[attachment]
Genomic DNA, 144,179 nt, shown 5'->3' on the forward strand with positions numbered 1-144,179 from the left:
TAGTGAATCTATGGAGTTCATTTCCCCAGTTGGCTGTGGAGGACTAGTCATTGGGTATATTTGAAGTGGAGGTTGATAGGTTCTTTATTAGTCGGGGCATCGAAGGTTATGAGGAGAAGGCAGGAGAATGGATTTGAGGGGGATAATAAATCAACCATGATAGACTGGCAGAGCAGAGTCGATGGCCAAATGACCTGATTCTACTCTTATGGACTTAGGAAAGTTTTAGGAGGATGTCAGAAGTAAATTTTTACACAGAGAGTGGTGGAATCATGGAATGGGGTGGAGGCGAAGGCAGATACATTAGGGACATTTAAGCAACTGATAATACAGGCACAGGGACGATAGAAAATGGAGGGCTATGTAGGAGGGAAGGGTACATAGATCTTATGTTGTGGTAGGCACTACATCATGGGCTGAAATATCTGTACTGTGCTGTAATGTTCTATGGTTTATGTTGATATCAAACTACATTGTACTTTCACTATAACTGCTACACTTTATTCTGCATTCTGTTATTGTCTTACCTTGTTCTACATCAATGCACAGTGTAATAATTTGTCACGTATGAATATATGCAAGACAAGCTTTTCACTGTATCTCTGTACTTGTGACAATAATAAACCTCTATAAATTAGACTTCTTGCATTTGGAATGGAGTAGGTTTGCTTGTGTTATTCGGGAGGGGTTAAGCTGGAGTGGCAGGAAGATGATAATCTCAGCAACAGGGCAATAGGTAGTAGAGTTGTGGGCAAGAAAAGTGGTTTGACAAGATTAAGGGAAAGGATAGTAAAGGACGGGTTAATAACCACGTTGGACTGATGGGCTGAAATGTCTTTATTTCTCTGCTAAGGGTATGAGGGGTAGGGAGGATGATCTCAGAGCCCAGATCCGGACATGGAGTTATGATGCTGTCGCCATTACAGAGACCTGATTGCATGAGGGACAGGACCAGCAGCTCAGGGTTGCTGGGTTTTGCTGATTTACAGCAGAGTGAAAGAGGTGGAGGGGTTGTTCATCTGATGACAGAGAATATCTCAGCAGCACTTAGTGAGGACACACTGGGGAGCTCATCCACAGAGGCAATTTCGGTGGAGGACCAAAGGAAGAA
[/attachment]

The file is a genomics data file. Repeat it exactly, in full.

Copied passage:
Genomic DNA, 144,179 nt, shown 5'->3' on the forward strand with positions numbered 1-144,179 from the left:
TAGTGAATCTATGGAGTTCATTTCCCCAGTTGGCTGTGGAGGACTAGTCATTGGGTATATTTGAAGTGGAGGTTGATAGGTTCTTTATTAGTCGGGGCATCGAAGGTTATGAGGAGAAGGCAGGAGAATGGATTTGAGGGGGATAATAAATCAACCATGATAGACTGGCAGAGCAGAGTCGATGGCCAAATGACCTGATTCTACTCTTATGGACTTAGGAAAGTTTTAGGAGGATGTCAGAAGTAAATTTTTACACAGAGAGTGGTGGAATCATGGAATGGGGTGGAGGCGAAGGCAGATACATTAGGGACATTTAAGCAACTGATAATACAGGCACAGGGACGATAGAAAATGGAGGGCTATGTAGGAGGGAAGGGTACATAGATCTTATGTTGTGGTAGGCACTACATCATGGGCTGAAATATCTGTACTGTGCTGTAATGTTCTATGGTTTATGTTGATATCAAACTACATTGTACTTTCACTATAACTGCTACACTTTATTCTGCATTCTGTTATTGTCTTACCTTGTTCTACATCAATGCACAGTGTAATAATTTGTCACGTATGAATATATGCAAGACAAGCTTTTCACTGTATCTCTGTACTTGTGACAATAATAAACCTCTATAAATTAGACTTCTTGCATTTGGAATGGAGTAGGTTTGCTTGTGTTATTCGGGAGGGGTTAAGCTGGAGTGGCAGGAAGATGATAATCTCAGCAACAGGGCAATAGGTAGTAGAGTTGTGGGCAAGAAAAGTGGTTTGACAAGATTAAGGGAAAGGATAGTAAAGGACGGGTTAATAACCACGTTGGACTGATGGGCTGAAATGTCTTTATTTCTCTGCTAAGGGTATGAGGGGTAGGGAGGATGATCTCAGAGCCCAGATCCGGACATGGAGTTATGATGCTGTCGCCATTACAGAGACCTGATTGCATGAGGGACAGGACCAGCAGCTCAGGGTTGCTGGGTTTTGCTGATTTACAGCAGAGTGAAAGAGGTGGAGGGGTTGTTCATCTGATGACAGAGAATATCTCAGCAGCACTTAGTGAGGACACACTGGGGAGCTCATCCACAGAGGCAATTTCGGTGGAGGACCAAAGGAAGAA